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Our Favourite Ways to Encourage Thinking Skills

From going to the supermarket to exploring a new playground, every day is an adventure for young children and an opportunity to develop and learn new skills. Here are some of the things you can do to help and facilitate their learning


The world has changed so much in the last 20 years that we can only begin to imagine what our children will need to be prepared for when they go out for their first job interviews. Regardless of the technical skills they will need, thinking skills will always be imperative to adapting in changing environments.

Everyday magic

Encouraging your child's thinking skills is not something difficult or specialised; it's a part of everything you do on a daily basis. It's in the magic of smiling at them, answering their questions and giving them hugs. We know that the regular interaction with friends and family is important. According to Unicef: "Every three months that a young child resides in an institution, they lose one month of development."

Practical activities to encourage development

We asked Education Specialist Rachel Barber for advice on what you can do at home to help encourage the development of your child's thinking skills.

Water play

Most young children find water play irresistible. It's also a cheap way of stimulating observation and experimentation or 'scientific thinking', and relatively easy to clean up when contained.

You can lose hours filling and emptying containers, measuring volume and watching how different containers empty at different rates. All you need is a variety of containers and a large bucket or a sink of water. If you want to add a little twist, you can even try including coloured water and watch in amazement as they create new colours upon combination.

"When we deny young children play, we are denying them the right to understand the world," Erika Christakis, Early Childhood Teacher


Research shows that one of the best ways to help children succeed at school is to find 10 minutes to read to them every day. Try adding it into your daily schedule so that you have it as a 'habit trigger'. Once it becomes part of your routine, it's a lot easier to fit in.

Showing that you're looking forward to your shared reading time is also important, as it will help your child view it as a treat and not a chore. Some research says the best indicator of school success is a child who arrives at school with an interest in books and literature, or 'an eager learner,' as teachers call it.

"Some families just get out of the habit of coming together to make something lovely happen," Margot Sunderland, author of 'What Every Parent Needs to Know'

Get involved

Encourage the thoughts your child has. Imagine a four-year-old is walking home and notices the manhole covers. Tuning into this interest, you can start counting them together. Before long, you'll find they've enthusiastically counted to 100. You may find they become very excited, jumping around as they spot each one!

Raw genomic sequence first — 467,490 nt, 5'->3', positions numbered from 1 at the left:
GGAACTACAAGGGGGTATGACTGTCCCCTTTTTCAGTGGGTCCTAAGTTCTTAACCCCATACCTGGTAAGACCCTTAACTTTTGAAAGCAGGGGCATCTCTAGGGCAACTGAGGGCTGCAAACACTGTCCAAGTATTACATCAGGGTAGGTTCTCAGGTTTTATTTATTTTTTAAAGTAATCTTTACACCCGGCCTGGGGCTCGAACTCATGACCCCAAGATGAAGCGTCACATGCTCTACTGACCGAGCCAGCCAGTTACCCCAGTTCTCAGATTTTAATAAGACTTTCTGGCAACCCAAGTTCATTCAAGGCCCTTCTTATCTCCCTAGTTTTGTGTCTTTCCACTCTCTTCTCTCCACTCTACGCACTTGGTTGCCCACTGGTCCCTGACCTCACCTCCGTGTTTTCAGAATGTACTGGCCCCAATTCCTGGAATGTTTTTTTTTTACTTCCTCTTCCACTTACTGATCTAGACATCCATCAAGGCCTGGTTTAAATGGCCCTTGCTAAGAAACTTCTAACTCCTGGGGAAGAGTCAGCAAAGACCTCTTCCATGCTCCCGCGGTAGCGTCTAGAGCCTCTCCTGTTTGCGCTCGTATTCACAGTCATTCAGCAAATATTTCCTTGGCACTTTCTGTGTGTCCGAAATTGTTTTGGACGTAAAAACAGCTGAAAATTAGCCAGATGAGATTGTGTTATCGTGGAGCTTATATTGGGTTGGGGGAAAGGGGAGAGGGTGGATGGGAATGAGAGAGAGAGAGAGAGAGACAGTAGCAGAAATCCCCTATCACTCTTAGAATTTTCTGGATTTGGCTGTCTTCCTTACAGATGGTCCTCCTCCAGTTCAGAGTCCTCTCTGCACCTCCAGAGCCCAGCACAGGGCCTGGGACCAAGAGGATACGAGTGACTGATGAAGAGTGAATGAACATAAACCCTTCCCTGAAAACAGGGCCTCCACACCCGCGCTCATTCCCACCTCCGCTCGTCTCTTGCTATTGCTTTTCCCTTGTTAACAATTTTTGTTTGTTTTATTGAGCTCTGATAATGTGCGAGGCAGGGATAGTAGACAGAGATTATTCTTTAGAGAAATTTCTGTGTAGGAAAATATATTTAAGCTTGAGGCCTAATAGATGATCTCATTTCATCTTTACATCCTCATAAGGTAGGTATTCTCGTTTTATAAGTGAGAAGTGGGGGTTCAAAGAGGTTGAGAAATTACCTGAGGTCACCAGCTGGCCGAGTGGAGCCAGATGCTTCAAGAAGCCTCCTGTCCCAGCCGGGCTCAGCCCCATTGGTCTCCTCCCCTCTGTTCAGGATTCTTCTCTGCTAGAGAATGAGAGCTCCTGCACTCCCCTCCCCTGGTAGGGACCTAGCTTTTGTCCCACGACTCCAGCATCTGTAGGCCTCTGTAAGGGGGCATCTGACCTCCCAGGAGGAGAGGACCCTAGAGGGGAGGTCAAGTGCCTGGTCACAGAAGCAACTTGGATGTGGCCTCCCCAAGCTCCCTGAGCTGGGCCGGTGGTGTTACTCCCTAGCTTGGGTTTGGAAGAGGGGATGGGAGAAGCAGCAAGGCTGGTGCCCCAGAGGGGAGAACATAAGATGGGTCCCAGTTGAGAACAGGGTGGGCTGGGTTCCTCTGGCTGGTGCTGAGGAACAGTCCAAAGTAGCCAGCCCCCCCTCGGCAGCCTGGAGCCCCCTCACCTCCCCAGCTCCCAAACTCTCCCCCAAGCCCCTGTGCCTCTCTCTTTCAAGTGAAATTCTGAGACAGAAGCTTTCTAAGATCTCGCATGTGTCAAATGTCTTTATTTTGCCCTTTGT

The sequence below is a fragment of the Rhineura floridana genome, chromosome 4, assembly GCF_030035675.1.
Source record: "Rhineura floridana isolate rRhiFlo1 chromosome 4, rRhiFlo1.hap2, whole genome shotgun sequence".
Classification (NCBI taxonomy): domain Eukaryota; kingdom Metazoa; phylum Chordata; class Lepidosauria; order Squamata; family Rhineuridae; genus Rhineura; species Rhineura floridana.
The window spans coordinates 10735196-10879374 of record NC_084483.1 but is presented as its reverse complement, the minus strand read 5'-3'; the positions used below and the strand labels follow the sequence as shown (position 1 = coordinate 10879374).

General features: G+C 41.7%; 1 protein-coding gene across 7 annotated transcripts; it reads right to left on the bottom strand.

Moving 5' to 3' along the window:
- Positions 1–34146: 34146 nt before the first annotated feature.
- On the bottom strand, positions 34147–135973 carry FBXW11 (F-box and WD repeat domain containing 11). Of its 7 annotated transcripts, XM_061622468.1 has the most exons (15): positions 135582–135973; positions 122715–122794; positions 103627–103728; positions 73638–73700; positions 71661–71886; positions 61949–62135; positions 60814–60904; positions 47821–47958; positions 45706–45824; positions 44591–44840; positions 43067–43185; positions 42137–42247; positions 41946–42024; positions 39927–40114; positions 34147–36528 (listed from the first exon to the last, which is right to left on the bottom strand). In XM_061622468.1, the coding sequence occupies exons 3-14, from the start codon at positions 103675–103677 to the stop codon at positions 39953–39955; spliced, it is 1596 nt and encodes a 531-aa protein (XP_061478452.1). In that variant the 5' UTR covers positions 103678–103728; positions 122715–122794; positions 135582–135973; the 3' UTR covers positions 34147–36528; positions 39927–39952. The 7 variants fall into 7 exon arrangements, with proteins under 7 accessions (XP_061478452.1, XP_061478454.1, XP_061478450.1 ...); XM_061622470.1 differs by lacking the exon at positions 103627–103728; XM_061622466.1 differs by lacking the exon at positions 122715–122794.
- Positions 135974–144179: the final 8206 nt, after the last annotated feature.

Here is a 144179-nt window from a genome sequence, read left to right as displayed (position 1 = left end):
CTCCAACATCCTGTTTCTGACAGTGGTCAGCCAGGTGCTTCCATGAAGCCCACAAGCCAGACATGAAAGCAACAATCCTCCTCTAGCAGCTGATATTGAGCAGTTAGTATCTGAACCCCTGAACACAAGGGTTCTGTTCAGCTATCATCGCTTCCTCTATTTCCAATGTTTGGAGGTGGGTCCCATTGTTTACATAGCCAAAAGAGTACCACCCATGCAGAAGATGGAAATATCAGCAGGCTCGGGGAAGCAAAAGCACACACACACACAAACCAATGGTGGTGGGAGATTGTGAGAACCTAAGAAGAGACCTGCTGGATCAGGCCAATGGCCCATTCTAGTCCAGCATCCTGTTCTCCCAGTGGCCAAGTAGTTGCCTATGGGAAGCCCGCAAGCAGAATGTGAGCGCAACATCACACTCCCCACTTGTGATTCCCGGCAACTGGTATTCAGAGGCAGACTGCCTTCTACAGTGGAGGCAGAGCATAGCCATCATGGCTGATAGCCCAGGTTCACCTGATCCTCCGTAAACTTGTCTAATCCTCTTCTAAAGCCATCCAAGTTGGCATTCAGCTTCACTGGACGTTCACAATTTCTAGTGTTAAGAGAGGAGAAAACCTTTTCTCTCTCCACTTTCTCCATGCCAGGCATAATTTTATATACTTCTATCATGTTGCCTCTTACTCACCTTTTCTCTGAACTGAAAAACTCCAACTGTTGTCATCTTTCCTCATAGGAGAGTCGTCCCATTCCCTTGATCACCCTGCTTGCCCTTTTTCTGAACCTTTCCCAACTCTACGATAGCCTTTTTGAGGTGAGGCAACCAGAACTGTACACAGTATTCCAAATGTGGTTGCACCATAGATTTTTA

The transformation and engagement is incredible, and just showing a little interest goes a long way. On top of the excitement, this activity involves lots of numbers or, as teachers call it, 'mathematical thinking'.

"When children are deeply involved in what they are doing, it's likely that deep-level learning is taking place. When they give themselves completely, they use all their mental abilities," Professor Ferre Laevers, Education Researcher


Children become skilled communicators long before they learn to talk. When your child points or looks at something - eye pointing - go with it. Show that you think it's the most fascinating thing in the world and explore it together.

This simple act will release chemicals in the pleasure centres of their brain, and it will encourage them to share their thinking with you. You can use this time to help grow their vocabulary as well. For example you can use descriptive words or other terms to describe the object of their attention, like explaining the difference between a pebble, a rock and a boulder.

The vital importance of play

We've all enjoyed a game or two over the years, and they're an excellent way to help children learn vital thinking skills, self-control and listening skills, before they go to school. Not only is it entertaining, but it also helps foster the ability to share and interact as part of a group. These skills will help them when they are settling into their classrooms.

Family activities that encourage thinking skills

Here are some fun family games you can try:

  • Hide and Seek / Peek-a-boo (reading facial expressions; learning that you'll come back!)
  • Simon Says / Musical Statues (listening skills; self-control)
  • "I Went Shopping..." (listening skills; working memory)
  • I Spy (listening skills; turn-taking)
  • Snap (concentration)
  • Catch (hand-eye coordination; turn-taking)


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